Toward the end of the debate, Republican Thomas Vasconcelos criticized Toomey for what he said was a vote Toomey cast to allow welfare recipients to spend their benefits to buy items like jewelry. The vote Vasconcelos is referring to occurred in April of this year, when Toomey introduced an amendment that would have clarified a part of the state budget that could have possibly prevented welfare recipients from buying shampoo, toothpaste, and paying their rent with their benefits.

    “I was afraid of the kinds of unintended consequences that could have arisen out of such a strong crackdown on the benefits that many low-income people rely on for the bare essentials,” said Toomey. “I introduced an amendment that guaranteed that essential items like toiletries would remain legal to purchase. When a further amendment was introduced that weakened the protections I was fighting for, I joined many of my colleagues in voting against that amendment. That vote did not change the part of the bill that outlawed abuses like gambling or buying jewelry with EBT cards.”

    Toomey added that he has been strongly in favor of cracking down on benefit fraud, but feels that it has to be done in the right way. “I introduced a bill that targets shop owners who exploit benefit recipients by purchasing their food stamps for cash and then reselling them at a profit,” Toomey said. “These are the kinds of abuses that do the most harm and the ones that we should be targeting first.”

    Connolly Dodges Question on Employer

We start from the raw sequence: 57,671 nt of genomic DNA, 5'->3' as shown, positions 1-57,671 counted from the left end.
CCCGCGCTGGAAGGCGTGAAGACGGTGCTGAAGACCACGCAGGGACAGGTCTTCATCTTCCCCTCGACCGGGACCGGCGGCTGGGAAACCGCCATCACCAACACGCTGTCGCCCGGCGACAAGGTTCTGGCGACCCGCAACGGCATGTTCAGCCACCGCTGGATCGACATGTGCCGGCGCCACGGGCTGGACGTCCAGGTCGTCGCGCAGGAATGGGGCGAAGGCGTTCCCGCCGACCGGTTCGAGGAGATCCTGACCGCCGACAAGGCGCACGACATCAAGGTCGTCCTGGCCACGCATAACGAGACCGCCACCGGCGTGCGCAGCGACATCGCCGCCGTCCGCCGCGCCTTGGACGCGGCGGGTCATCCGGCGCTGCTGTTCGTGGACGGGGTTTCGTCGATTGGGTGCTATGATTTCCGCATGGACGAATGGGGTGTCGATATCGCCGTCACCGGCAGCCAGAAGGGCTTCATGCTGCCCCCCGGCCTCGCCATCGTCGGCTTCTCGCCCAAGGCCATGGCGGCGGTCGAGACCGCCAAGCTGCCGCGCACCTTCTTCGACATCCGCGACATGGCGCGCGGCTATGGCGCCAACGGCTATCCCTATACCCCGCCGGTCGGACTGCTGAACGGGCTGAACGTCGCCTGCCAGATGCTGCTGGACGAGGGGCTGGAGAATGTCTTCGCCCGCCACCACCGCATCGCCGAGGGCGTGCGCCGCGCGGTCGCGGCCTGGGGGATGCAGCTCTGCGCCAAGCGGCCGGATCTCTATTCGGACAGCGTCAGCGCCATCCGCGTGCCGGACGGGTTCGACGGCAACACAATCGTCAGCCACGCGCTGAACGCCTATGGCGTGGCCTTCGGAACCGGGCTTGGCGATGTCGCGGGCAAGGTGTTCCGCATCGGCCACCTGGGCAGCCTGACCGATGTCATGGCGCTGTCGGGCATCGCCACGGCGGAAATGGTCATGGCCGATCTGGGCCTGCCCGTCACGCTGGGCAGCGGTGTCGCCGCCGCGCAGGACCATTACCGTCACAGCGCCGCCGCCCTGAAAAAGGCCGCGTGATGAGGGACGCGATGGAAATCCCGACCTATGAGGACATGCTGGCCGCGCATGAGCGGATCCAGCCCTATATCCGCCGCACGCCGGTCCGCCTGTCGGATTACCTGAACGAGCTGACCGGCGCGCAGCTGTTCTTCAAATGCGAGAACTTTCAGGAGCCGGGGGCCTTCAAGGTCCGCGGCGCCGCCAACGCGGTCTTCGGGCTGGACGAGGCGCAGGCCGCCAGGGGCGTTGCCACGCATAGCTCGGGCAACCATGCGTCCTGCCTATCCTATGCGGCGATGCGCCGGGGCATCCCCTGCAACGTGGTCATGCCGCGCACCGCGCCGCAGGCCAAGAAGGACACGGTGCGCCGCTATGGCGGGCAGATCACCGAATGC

During the second half of the debate, Toomey challenged Connolly on his decision to work for Autonomy Corporation, a software company that reportedly develops and sells eavesdropping software to spy agencies, and whose client list includes multi-national corporations like BP and Royal Dutch Shell.

    “I think this is an important question that the voters should be asking,” Toomey said. “Mr. Connolly has said it himself, you can’t check your morals at the door when you go to work in the morning. I want to know if Mr. Connolly is truly comfortable accepting a paycheck from a company that engages in practices that I think he would find objectionable, and whether the voters think that it’s ok for him to turn around and spend that money on the signs and flyers he’s putting up in our neighborhoods.”

    “It wouldn’t be much of an issue to me,” Toomey continued, “if Mike were open and transparent about how much money he has at his disposal, where it’s coming from, and what kind of taxes he’s paying on it. When someone is financing a campaign solely out of their own pocket, though, these are indeed important questions. Unfortunately, Mike has repeatedly denied the public an answer by refusing to release his tax returns. I don’t think that’s right.”

    Comment by Robert Winters — October 19, 2012 @ 9:10 am